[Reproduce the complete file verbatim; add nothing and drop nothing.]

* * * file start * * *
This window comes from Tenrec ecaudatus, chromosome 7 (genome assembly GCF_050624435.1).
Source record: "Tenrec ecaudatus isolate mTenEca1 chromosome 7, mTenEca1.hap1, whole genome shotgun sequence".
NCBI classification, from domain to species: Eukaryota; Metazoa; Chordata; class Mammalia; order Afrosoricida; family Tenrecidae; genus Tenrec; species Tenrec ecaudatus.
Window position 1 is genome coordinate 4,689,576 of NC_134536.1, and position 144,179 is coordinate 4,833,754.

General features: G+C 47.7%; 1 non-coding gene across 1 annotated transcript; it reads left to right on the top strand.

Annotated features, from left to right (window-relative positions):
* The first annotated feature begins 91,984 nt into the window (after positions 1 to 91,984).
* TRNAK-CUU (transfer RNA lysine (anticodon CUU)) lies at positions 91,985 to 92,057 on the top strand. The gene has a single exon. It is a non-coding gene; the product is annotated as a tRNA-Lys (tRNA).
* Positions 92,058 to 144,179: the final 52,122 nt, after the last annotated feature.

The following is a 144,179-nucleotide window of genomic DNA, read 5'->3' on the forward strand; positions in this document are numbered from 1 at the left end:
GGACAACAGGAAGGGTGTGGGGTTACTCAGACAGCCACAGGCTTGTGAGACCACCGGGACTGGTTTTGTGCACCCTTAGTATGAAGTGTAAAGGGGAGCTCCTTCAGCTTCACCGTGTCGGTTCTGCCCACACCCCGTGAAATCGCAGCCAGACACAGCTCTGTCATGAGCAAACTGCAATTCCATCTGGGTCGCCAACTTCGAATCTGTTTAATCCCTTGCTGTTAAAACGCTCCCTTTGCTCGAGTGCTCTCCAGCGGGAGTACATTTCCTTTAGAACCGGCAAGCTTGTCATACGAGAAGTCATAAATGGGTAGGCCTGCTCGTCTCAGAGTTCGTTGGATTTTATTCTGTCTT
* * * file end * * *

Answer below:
This window comes from Tenrec ecaudatus, chromosome 7 (genome assembly GCF_050624435.1).
Source record: "Tenrec ecaudatus isolate mTenEca1 chromosome 7, mTenEca1.hap1, whole genome shotgun sequence".
NCBI classification, from domain to species: Eukaryota; Metazoa; Chordata; class Mammalia; order Afrosoricida; family Tenrecidae; genus Tenrec; species Tenrec ecaudatus.
Window position 1 is genome coordinate 4,689,576 of NC_134536.1, and position 144,179 is coordinate 4,833,754.

General features: G+C 47.7%; 1 non-coding gene across 1 annotated transcript; it reads left to right on the top strand.

Annotated features, from left to right (window-relative positions):
* The first annotated feature begins 91,984 nt into the window (after positions 1 to 91,984).
* TRNAK-CUU (transfer RNA lysine (anticodon CUU)) lies at positions 91,985 to 92,057 on the top strand. The gene has a single exon. It is a non-coding gene; the product is annotated as a tRNA-Lys (tRNA).
* Positions 92,058 to 144,179: the final 52,122 nt, after the last annotated feature.

The following is a 144,179-nucleotide window of genomic DNA, read 5'->3' on the forward strand; positions in this document are numbered from 1 at the left end:
GGACAACAGGAAGGGTGTGGGGTTACTCAGACAGCCACAGGCTTGTGAGACCACCGGGACTGGTTTTGTGCACCCTTAGTATGAAGTGTAAAGGGGAGCTCCTTCAGCTTCACCGTGTCGGTTCTGCCCACACCCCGTGAAATCGCAGCCAGACACAGCTCTGTCATGAGCAAACTGCAATTCCATCTGGGTCGCCAACTTCGAATCTGTTTAATCCCTTGCTGTTAAAACGCTCCCTTTGCTCGAGTGCTCTCCAGCGGGAGTACATTTCCTTTAGAACCGGCAAGCTTGTCATACGAGAAGTCATAAATGGGTAGGCCTGCTCGTCTCAGAGTTCGTTGGATTTTATTCTGTCTT